Gerard Schwarz conducts Mahler's massive "Symphony of a Thousand" next week in its Benaroya Hall debut.

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Gustav Mahler didn’t much care for the moniker “Symphony of a Thousand.” He called it a “Barnum & Bailey” nickname for his monumental Symphony No. 8 in E flat major, a gimmick created by an agent who booked the piece’s 1910 premiere in Munich.

On the other hand, there was a reason for the alternative title. That first performance (which found many artistic luminaries in the audience, including author Thomas Mann and composer Edward Elgar) literally assembled more than 1,000 instrumentalists, choristers and vocal soloists.

Mahler himself conducted the combined talents in Munich. It was a massive undertaking, replicated since then in some performances that require displacement of concert-hall seats to accommodate all those musicians.

Other undertakings of the Eighth, however, make do with less. Earlier this month at the Hollywood Bowl, the Los Angeles Philharmonic was part of a roster of (only!) 305 musicians.

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“It’s surprising the Eighth is played as often as it is,” says Seattle Symphony Orchestra Music Director Gerard Schwarz. “It calls for huge forces.”

Next week, Schwarz will conduct the piece for the first time in his career, leading a crowd of almost 400: the Seattle Symphony, as well as the Seattle Symphony Chorale, Northwest Boychoir, Seattle Pro Musica and eight vocal soloists. The latter include soprano Lauren Flanigan (hailed by Time magazine as “the thinking man’s diva”), mezzo-soprano Nancy Maultsby (singing an alto part) and tenor Vinson Cole.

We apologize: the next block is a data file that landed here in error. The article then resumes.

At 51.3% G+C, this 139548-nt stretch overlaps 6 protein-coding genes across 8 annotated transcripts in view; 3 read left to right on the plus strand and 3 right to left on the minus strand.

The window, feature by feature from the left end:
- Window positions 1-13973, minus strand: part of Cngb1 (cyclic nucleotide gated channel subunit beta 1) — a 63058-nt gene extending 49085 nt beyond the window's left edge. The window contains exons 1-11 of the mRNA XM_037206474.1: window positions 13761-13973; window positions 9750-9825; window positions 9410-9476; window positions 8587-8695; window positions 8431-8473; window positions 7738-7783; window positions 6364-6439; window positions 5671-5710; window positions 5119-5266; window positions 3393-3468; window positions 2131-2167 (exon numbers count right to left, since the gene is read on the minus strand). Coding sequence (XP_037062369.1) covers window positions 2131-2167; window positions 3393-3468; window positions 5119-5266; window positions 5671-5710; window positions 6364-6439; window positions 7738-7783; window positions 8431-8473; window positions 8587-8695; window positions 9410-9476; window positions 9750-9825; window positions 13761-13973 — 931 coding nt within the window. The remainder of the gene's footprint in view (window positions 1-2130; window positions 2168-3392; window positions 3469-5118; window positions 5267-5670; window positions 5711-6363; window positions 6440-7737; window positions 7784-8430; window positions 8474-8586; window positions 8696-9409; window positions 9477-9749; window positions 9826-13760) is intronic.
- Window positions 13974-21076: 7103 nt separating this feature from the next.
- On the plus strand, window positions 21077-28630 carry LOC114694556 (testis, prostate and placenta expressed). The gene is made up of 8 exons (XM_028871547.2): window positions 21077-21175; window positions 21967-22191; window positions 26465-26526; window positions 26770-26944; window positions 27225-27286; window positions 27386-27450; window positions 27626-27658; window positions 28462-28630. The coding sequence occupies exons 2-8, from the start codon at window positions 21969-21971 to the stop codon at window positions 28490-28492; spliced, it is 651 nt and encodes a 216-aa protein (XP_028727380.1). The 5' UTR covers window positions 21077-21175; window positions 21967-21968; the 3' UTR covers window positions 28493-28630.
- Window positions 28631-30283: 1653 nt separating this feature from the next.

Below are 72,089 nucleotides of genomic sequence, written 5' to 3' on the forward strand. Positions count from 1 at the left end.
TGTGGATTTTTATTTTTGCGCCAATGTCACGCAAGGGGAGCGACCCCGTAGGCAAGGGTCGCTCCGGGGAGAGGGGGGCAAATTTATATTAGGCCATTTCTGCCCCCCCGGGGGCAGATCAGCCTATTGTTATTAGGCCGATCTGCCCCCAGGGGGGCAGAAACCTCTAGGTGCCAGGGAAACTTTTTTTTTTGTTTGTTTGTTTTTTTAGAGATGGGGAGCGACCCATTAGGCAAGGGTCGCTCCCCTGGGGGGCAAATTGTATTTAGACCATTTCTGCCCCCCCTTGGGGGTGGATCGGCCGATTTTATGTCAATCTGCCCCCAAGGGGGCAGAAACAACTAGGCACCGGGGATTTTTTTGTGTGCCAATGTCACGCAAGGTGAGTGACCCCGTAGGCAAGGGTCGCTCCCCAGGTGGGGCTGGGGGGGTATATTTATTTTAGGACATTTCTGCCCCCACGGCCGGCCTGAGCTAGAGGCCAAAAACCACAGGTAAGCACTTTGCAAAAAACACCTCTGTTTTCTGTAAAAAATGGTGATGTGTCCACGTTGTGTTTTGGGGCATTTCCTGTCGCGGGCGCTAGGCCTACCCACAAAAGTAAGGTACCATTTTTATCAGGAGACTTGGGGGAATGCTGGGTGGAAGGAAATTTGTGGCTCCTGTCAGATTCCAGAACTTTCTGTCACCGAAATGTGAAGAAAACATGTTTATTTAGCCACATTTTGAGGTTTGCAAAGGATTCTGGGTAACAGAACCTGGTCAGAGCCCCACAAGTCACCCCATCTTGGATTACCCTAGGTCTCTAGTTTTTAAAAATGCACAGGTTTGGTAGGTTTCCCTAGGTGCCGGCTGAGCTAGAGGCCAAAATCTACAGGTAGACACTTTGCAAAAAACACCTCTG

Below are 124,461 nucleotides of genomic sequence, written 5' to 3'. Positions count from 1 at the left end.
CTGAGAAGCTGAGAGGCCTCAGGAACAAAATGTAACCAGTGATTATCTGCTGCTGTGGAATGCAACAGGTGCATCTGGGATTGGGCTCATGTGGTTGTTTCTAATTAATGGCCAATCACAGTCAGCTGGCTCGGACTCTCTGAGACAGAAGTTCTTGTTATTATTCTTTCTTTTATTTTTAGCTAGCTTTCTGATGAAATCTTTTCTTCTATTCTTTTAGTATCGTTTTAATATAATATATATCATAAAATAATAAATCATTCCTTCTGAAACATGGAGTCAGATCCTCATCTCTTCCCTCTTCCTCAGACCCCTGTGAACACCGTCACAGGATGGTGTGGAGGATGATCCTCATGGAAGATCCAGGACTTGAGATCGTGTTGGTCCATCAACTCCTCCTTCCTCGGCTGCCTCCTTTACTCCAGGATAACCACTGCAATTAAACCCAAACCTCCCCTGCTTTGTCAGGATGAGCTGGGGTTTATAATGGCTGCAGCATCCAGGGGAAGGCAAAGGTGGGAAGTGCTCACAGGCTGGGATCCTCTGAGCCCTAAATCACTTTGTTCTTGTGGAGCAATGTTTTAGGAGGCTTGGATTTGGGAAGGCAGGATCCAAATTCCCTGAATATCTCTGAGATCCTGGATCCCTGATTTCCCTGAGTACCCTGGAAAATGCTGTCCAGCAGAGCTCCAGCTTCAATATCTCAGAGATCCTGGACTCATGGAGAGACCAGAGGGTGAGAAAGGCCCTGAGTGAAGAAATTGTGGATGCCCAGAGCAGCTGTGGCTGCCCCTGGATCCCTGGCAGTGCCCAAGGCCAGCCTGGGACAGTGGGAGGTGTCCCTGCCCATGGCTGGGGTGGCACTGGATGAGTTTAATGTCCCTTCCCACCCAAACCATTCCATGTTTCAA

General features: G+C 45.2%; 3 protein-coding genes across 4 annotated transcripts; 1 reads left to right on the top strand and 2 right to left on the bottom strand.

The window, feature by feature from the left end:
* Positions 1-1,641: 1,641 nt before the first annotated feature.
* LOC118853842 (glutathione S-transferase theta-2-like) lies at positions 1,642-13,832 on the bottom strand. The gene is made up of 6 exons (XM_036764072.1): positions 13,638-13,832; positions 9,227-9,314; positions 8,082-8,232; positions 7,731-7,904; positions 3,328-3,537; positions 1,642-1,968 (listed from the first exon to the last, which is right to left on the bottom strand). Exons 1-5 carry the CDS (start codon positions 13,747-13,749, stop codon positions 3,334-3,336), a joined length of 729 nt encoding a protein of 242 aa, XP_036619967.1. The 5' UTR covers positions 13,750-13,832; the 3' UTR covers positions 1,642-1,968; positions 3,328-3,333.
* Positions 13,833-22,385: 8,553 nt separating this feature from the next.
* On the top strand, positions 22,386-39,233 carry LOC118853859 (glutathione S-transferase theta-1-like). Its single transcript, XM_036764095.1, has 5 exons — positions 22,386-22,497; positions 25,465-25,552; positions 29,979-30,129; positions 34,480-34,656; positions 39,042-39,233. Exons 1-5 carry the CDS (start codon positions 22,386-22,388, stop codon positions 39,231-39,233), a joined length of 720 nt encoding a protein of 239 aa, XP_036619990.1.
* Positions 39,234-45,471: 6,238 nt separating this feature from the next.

“The Symphony of a Thousand” is “taxing, but a most appropriate way to celebrate our anniversary in Benaroya,” says Schwarz.

The Eighth is the stuff of legend, hailed in The New York Times as “the symphony to end all symphonies,” “cosmic and sprawling.”

“It was Mahler’s greatest success, and it was written very quickly,” says Schwarz. “At first, he had a block. Then it poured forth. He was so excited, and he said all his other symphonies were a prelude to it. It brought him great joy.”

A blend of the sacred and secular, the Eighth is an apotheosis of Mahler’s passionate, intense music. It reflects release from his longtime depression, and celebrates transcendent love and the eternal.

The first part of the symphony is built around a Latin hymn from the fourth century, “Veni, Creator Spiritus” (“Come, spirit of creation”). Part two retells the final episode of Goethe’s “Faust,” in which the title character finds salvation.

“The story of Mahler’s symphonic output is the story of his evolving attitude toward the Will,” says Eric Hanson, chair of the instrumental music department at Seattle Pacific University. (Hanson will lecture one hour before the performance.) “The Will is the blind, striving, masculine force that inhabits everything and is too insatiable to posit goals which will satisfy. This explains all the misery in the world. This idea evolves in Mahler’s symphonies, and in the Eighth, when Faust is redeemed in the eternal feminine, the Will has a goal that will satisfy.”

Mahler, a Jew who converted to Catholicism in order to become kapellmeister to the Vienna Philharmonic, “was religious, but not a church- or synagogue-goer,” says Schwarz. “He believed in grandeur, in nature, mountains and trees, everything in life that’s good. The Eighth is the culmination of Romanticism, but spiritual-romance, redemption.”

Says Hanson: “This is the music of the universe.”

Tom Keogh:

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